Marching to measure

With her chin up and chest high, Olympia Shilpa Gerald matches her steps with cadets of the National Corps on the eve of Independence Day.

August 14, 2010 04:07 pm | Updated 04:07 pm IST

STRIDE WITH PRIDE: NCC cadets preforming march past. Photo: R.M. Rajarathinam

STRIDE WITH PRIDE: NCC cadets preforming march past. Photo: R.M. Rajarathinam

The drumbeat rolls, the band strikes up and a high pitched voice issues a command. The synchronised swing of arms and the sound of thudding feet stir something within me. Besides being spectacular, there is something inexplicably inspiring about a march past. Perhaps it is the sense of dignity and pride the cadets bring to it.

All said and done, you cannot but help admiring an officer in uniform or say a spruced up NCC cadet. With a gait and bearing that is unrivalled, their stride speaks of self-confidence. Hearing that the march past drill is what cadets swear by to stay in shape, I rushed off to the Anna Stadium to witness the Independence Day rehearsal parade by the Tiruchi Group senior NCC cadets.

A genial Subedar Danieson runs me through the rudiments of a march past drill. “The first thing to remember is the bearing. You need to hold yourself erect and square your shoulders.” he says as I attempt to straighten up.

He demonstrates the heel march by digging his heel to the ground, with toes pointed upwards and arms swinging rhythmically. A comprehensive march past drill he spells out, lays emphasis on bearing, marching, saluting and weapons drill.

“When you march, you need to exercise control over your arms. While swinging, arm should not rise above the shoulder level and the forward and reverse swing should be equal,” points out Havildar R.Sivakumar, eager to help out.

Before the perfection of the heel march, it is essential to get halting and turning right.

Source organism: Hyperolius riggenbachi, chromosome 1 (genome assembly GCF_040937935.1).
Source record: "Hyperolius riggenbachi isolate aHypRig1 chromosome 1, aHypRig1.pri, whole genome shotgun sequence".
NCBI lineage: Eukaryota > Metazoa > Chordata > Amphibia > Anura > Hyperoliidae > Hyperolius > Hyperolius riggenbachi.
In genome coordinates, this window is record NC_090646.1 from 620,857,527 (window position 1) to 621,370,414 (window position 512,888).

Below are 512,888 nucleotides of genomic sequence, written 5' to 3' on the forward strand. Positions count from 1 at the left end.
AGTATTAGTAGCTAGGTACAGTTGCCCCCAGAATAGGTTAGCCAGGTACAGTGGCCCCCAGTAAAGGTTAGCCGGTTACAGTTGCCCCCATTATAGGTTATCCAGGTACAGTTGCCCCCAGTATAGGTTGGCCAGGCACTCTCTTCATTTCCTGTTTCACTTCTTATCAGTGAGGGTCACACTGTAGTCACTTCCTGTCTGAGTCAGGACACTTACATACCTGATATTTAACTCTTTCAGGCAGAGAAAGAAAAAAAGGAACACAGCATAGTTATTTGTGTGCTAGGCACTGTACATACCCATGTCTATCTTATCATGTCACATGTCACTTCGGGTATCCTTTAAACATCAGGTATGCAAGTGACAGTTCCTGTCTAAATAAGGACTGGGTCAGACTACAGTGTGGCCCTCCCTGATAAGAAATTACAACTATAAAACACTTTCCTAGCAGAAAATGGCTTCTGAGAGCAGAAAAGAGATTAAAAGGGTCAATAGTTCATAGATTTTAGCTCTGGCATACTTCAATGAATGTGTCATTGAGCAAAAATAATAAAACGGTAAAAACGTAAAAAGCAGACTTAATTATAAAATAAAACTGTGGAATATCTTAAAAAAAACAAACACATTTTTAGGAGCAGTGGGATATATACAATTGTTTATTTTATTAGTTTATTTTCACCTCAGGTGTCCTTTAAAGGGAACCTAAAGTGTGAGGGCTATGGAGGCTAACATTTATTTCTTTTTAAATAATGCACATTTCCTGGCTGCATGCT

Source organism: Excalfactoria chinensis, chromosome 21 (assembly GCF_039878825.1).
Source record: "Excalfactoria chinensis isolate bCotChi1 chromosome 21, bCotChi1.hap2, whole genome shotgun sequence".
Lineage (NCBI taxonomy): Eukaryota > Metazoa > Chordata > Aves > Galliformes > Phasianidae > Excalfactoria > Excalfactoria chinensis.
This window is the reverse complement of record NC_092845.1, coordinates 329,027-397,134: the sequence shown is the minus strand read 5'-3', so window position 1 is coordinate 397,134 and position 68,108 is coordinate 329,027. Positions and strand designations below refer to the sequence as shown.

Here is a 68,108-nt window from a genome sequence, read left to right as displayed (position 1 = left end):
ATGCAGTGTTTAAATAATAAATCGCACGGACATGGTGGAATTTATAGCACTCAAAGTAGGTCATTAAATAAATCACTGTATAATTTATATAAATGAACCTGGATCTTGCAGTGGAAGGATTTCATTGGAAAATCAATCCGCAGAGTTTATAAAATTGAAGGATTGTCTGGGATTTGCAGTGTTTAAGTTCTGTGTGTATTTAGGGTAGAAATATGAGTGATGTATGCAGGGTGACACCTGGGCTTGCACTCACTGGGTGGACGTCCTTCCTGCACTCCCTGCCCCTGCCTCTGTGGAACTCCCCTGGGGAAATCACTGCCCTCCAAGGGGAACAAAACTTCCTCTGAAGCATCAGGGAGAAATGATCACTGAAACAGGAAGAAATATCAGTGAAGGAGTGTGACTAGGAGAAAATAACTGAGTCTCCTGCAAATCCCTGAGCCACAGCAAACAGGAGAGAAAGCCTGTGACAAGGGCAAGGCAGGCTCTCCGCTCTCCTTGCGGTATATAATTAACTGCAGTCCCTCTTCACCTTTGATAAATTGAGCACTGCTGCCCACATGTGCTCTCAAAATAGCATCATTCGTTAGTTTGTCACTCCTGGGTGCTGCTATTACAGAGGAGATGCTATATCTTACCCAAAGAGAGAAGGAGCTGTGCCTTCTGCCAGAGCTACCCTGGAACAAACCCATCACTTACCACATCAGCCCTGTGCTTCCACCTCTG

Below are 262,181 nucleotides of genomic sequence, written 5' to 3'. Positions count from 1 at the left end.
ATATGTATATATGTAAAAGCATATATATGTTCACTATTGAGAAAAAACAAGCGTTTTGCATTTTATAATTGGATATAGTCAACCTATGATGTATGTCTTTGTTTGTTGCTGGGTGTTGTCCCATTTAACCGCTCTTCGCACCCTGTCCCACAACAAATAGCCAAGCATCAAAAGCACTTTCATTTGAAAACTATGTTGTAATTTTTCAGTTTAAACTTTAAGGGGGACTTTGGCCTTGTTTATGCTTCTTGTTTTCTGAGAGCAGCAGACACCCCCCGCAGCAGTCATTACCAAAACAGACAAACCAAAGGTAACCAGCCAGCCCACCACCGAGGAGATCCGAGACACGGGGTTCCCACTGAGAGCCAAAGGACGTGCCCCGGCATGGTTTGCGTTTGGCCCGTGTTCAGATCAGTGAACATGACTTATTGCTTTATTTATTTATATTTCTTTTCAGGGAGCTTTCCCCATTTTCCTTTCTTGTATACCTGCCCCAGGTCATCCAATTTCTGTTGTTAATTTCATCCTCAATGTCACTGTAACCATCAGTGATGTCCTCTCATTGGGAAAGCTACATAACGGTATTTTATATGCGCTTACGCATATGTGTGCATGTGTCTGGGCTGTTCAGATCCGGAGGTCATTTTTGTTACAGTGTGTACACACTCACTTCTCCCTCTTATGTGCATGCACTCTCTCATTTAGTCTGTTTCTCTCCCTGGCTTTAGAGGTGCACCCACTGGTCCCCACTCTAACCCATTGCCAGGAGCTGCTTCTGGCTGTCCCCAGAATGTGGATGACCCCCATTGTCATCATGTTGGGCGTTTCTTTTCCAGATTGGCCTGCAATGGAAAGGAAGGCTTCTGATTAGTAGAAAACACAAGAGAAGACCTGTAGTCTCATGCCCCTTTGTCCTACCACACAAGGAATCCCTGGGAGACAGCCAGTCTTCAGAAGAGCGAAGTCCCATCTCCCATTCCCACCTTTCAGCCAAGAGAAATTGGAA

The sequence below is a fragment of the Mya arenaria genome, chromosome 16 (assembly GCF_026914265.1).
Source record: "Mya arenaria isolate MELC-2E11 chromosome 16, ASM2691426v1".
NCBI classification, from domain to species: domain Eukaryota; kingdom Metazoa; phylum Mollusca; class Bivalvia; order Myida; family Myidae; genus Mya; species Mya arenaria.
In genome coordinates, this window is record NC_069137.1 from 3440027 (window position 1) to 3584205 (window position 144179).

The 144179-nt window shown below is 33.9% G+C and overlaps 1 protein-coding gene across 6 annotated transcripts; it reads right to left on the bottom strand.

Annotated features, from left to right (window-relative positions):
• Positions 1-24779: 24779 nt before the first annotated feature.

‘Vishram , saavdhan’ - stand at ease and attention- commands the Subedar, to check my alertness. He insists I lift my leg up to the abdomen at a 90 degree angle with the ground, before bringing it down. Slackness in a march past would no way be entertained, I realise, even as I am introduced to the flat march.

“The flat march prepares the cadets for the heel march. It doubles up as warm-up exercise and an act of motivation for the contingent,” he demonstrates marching smartly in the same spot with perfect timing.

Havildar Sivakumar insists that marching alone and marching in a contingent are two different things. “March past is also all about synchronisation and team work. Marching in a contingent demands alertness and an unspoken co-ordination.”

True, there is no denying that a well-co-ordinated march past is a feast to the eyes and ears, when coupled with some stirring marching music. But one out-of- step cadet can mar the entire show.

It dawns on me why it is said NCC makes you tough. A march past drill for four hours in the invigorating early morning air is sure to endow you with enviable stamina and strength.

Lieutenant Shakila, Associate NCC Officer of SRC College briefs me on the benefits of a drill, “Marching burns all the excess fat in your body. It tones the body, strengthens and tightens calf muscles, upper arms and thighs,” she says, adding, “sense of discipline, co-ordination and alertness comes naturally with it.”

At the end of a good march, you may be left with aching soles, tingling calf muscles and throbbing arms. But once you get into the grind, it is the most fulfilling of activities, the officers assure me.

“March past kindles your appetite. A hearty breakfast after a vigorous march keeps you brisk throughout the day,” says Lt. Shakila, stressing that food is important.

Now that, I don’t mind, being hungry as a wolf. Only, I simply can’t stop my legs going ‘left, right, and left’!

Bottom-line: It may sound clichéd, but regular march past drill leaves you ‘fit as a fiddle’ without an ounce of excess fat. Perfect posture and poise are complimentary and come with health benefits of their own.

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